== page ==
Whew, this is taking longer than I thought. I’ll continue with converting your goals into a plan in part 2 (stay tuned). I hope you enjoyed reading!

– fullcirclestrength

Choosing the Right Footwear for Strength Training

In case you have somehow missed the recent epidemic that’s been sweeping the world, whereby otherwise normal people have been casting off their Nike trainers to go running in minimalist shoes; or the more main stay advice to squat in Converse all-stars: good news, you are about to get schooled.

For those of you who think this is old news, I lay down this challenge: Do you know why people are doing this? I mean, really know: Could you explain it to your mother? By the end of this article, you’ll be capable of waxing lyrical on the exciting topic of training footwear with the best of ‘em.

So, without further ado, here are my thoughts on why barefoot or flat-soled shoes are a good idea when lifting weights:


Reason #1: Stability

Foot position and stability have a huge impact on your ability to shift weights in closed kinetic chain leg movements (anything where your feet are on the ground.)


A stable base increases ground reaction force (GRF), or how effectively you can “push down” into the floor and generate an equal and opposite reactionary force (pro tip: this is why good weightlifting coaches provide the mental cue to “push down with your feet through the floor” rather than try to raise the barbell). Think how much harder it is to jump when standing on one leg, or on a bouncy castle – running shoes aren’t quite as bad as the latter, but all the cushioning means you’re not stood on a solid surface. This can also mess with proprioception (body awareness) and put your ankles at serious risk. Two more excellent reasons squatting on a Bosu sucks.

A chiropractor’s nightmare.


Reason #2: The Central Nervous System

This one might take a bit longer. In a future article, provisionally titled “Grip strength, the nervous system and the somatosensory cortex” (really engaging title there Chris, good job), I’ll discuss the importance dominance of the nervous system when handling heavy loads, and how this can be manipulated to provide instant strength increases. Any readers familiar with Power to the People! or The Naked Warrior will be familiar with the trick of clenching your fists or squeezing a barbell when exercising for pre-loading tension & increasing motor recruitment.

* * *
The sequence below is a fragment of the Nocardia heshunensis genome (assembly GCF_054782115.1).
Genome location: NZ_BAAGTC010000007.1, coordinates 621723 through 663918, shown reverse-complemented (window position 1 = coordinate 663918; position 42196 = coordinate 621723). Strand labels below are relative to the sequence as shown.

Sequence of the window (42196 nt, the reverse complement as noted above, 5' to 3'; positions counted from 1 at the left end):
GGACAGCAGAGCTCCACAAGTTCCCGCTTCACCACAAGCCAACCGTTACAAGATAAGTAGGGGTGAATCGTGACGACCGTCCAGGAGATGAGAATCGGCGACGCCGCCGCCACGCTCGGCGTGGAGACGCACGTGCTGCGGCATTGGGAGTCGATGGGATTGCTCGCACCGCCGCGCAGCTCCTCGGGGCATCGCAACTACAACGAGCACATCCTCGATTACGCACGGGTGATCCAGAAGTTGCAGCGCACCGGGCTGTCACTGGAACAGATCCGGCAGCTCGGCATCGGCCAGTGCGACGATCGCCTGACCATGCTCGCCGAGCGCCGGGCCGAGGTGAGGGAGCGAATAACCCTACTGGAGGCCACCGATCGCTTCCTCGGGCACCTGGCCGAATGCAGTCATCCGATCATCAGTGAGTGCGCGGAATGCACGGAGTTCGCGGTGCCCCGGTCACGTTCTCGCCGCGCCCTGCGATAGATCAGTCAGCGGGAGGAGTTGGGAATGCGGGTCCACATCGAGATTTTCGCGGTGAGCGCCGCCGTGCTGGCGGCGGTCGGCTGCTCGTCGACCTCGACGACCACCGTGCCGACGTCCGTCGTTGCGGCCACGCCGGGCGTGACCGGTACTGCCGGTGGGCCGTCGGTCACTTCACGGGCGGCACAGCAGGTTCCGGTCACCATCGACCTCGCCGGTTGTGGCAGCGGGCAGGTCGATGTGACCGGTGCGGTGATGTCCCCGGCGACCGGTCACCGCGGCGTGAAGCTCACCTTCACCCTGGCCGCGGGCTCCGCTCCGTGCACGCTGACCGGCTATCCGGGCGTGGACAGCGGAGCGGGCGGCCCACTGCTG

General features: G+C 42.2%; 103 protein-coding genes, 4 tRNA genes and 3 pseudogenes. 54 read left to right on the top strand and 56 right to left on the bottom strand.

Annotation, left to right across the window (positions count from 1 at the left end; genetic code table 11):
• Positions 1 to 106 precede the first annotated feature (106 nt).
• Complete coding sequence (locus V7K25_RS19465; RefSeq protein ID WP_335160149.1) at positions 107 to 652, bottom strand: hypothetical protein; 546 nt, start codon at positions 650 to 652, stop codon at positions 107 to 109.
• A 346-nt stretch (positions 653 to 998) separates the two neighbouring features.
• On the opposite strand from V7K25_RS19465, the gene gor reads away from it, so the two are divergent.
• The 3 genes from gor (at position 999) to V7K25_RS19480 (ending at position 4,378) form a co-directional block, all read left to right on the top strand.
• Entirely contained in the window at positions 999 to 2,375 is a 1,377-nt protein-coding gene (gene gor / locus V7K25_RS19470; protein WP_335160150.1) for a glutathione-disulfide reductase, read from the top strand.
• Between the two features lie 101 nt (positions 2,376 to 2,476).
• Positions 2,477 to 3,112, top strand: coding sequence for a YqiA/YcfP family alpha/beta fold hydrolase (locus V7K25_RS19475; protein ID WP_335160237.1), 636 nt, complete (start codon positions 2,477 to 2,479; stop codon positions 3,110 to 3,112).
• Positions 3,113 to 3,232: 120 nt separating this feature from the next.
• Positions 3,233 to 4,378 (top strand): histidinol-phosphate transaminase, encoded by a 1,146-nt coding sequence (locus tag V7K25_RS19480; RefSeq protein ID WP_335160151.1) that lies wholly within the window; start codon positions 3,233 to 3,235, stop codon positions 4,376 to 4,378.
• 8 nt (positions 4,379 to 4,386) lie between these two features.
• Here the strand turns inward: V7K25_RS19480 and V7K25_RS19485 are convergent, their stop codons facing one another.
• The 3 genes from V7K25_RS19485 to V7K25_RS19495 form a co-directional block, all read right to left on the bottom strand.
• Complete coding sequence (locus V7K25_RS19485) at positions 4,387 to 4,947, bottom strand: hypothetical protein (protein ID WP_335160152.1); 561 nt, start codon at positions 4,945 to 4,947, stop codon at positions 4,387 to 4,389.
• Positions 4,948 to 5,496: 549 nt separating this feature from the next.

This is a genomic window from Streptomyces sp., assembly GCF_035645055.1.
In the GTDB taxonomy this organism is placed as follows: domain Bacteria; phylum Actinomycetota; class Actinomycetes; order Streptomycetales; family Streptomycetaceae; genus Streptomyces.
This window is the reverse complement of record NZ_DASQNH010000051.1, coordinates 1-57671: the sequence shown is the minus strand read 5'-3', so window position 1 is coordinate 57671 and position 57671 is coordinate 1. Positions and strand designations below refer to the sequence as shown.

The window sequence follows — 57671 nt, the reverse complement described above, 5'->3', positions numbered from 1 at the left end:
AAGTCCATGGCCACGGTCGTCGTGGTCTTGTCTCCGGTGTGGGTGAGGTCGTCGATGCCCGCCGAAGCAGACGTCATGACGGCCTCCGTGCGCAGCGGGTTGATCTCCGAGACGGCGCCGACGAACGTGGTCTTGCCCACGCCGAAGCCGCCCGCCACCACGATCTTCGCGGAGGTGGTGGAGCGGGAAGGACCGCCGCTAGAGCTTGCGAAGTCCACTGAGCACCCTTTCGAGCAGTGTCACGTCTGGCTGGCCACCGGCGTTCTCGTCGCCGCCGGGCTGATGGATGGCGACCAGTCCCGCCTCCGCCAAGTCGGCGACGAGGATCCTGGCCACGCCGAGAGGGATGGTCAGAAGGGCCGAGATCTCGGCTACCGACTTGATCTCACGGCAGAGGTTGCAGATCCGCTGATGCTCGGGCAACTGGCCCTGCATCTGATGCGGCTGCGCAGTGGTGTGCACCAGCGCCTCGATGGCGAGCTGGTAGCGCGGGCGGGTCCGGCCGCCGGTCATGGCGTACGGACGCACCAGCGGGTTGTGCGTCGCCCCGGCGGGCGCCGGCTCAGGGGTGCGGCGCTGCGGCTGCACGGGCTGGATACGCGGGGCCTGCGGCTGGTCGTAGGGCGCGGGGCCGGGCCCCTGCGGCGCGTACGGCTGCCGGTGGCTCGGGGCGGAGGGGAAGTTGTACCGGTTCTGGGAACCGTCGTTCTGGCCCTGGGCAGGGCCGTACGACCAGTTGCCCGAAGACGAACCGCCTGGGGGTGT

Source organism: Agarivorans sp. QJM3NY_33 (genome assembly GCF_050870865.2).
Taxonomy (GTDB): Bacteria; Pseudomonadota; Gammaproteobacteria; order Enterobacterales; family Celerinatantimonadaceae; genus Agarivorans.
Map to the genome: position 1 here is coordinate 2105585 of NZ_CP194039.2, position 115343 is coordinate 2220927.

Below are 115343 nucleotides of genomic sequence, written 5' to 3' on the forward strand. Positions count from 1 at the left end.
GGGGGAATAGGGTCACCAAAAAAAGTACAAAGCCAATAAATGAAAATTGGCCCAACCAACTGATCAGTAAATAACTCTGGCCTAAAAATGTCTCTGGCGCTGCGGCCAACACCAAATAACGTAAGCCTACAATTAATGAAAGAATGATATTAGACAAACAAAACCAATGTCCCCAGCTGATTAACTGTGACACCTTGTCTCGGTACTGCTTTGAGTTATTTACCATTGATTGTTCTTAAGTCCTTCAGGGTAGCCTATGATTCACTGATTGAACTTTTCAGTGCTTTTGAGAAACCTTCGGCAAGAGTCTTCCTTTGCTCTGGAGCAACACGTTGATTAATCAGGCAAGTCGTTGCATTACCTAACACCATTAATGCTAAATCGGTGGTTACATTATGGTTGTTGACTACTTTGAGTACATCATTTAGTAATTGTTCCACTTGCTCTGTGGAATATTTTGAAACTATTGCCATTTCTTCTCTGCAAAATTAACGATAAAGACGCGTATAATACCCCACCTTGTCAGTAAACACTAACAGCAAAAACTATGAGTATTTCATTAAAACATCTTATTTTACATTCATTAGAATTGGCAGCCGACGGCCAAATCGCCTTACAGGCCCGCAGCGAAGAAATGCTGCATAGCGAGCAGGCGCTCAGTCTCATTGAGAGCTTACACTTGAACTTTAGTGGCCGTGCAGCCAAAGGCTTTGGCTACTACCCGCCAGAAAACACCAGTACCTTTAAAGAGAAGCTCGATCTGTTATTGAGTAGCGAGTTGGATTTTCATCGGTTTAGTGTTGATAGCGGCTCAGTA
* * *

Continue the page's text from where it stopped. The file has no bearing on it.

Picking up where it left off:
Pavel Tsatsouline demonstrates this technique in The Naked Warrior by asking the reader to make a fist; then clench it harder, and harder still, and note how the upper arms, shoulder, lats and abs are recruited to support the fist.

What this means? High muscular tension in a specific area has a carryover effect to the surrounding muscles as a built-in safety feature (remember my previous post on progressive overload? the nervous system’s main concern is keeping you safe!)


The same principle can be applied to your feet: squeeze the floor! Imagine trying to curl your toes under the ball of the foot – this is much like gripping the floor with your fingers when doing push-ups (another pro tip).

Try the same exercise above, but with your foot (or both feet): Stand in a stable position (barefoot), and squeeze your toes as described above; now do it harder, and harder still, until the entire leg shivering with tension to support the tension in the foot.

If you’re still not convinced, try the exercise backwards: get in that stable position, and tense your upper legs; now harder, and harder still. If you haven’t clued-in yet and are not pushing your foot into the ground (see reason #1, something Pavel describes as a “static stomp”) and gripping with your toes, do so now. Notice how your upper leg contracts even harder.


Reason #3: Proprioception, or body awareness

In short, proprioception is the ability to sense the position, location, orientation and movement of the body and its parts. I shaln’t go into too much detail here, but recommend you click here and here to get yourself clued up.

In short, by being barefoot, you will receive better tactile feedback from the floor – and so it’s easier to balance or adjust. With increased sturdiness, you may even find that you’re able to increase the resistance.


Reason #4: Eliminate heel-drop

Going barefoot will also eliminate any heel elevation you may get from footwear. Although this is most commonly associated with barefoot running and the long-term issues for the joints (particularly the knees) of ‘heel striking’, from a strength perspective, eliminating heel-drop will force you to push with your heels, resulting in: